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10 Common Eye Infection Symptoms | Causes & Treatment Inside

10 Common Eye Infection Symptoms | Causes & Treatment Inside

Taking care of your eyes should be part of your health care and should be a priority. Most of us have had an eye infection at some point in our lives, and the experience was painful, maybe even unsightly. Eye infections can affect your day-to-day life, leading to permanent damage in severe cases. There are multiple ways you can alleviate the symptoms, including using dry eye masks.

This page will help you know when you have an eye infection, what to expect, and what you should do to remedy the situation. Read on as we talk more about some of the most common eye infections and highlight how they can be treated.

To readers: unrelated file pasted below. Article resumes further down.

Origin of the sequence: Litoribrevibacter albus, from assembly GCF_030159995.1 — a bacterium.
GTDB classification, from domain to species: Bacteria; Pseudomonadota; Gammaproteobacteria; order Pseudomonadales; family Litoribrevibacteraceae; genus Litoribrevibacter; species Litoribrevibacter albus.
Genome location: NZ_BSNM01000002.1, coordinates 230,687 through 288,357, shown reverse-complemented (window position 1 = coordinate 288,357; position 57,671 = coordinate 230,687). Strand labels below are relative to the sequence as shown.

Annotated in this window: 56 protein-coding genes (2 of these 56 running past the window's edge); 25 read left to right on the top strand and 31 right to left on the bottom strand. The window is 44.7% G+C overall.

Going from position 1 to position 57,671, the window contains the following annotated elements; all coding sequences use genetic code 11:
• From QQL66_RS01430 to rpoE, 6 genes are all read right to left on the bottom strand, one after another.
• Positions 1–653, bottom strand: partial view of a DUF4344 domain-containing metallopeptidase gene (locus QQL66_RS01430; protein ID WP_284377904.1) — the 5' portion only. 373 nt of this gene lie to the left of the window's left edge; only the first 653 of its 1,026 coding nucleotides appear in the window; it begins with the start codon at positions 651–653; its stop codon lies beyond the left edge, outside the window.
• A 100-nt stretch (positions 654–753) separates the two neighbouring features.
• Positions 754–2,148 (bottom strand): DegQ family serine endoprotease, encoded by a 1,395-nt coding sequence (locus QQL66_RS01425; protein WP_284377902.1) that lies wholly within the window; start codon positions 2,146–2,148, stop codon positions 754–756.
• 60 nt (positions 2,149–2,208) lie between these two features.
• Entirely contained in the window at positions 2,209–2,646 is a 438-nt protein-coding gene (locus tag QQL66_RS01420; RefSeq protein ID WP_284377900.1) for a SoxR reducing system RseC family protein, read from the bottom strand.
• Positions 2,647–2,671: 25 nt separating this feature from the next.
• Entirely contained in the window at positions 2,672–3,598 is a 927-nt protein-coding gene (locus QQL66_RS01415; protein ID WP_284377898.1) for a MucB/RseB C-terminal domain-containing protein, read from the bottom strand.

10 Common Signs Of An Eye Infection

There are multiple reasons why an eye infection can occur. It doesn’t hurt to be well acquainted with the signs so that you are well prepared in case of an emergency. There are a few signs you can look out for in case of an infection. Let’s highlight some of them:

 

  • A feeling that there is a foreign object moving around or stuck in your eye
  • Discharge from the eye. It can be bloody, watery, green, or yellow
  • Your vision can either be blurred, or it can noticeably decrease
  • Pain and discomfort in the eye area
  • An excessive case of redness in the eyes
  • A sore on your iris
  • An inexplicable fever with no other cause
  • Photosensitivity or photophobia
  • Excessively watery eyes
  • Burning sensation in your eyes

 

Types Of Eye Infections

Eye infections are typically divided into three distinct categories, and these are: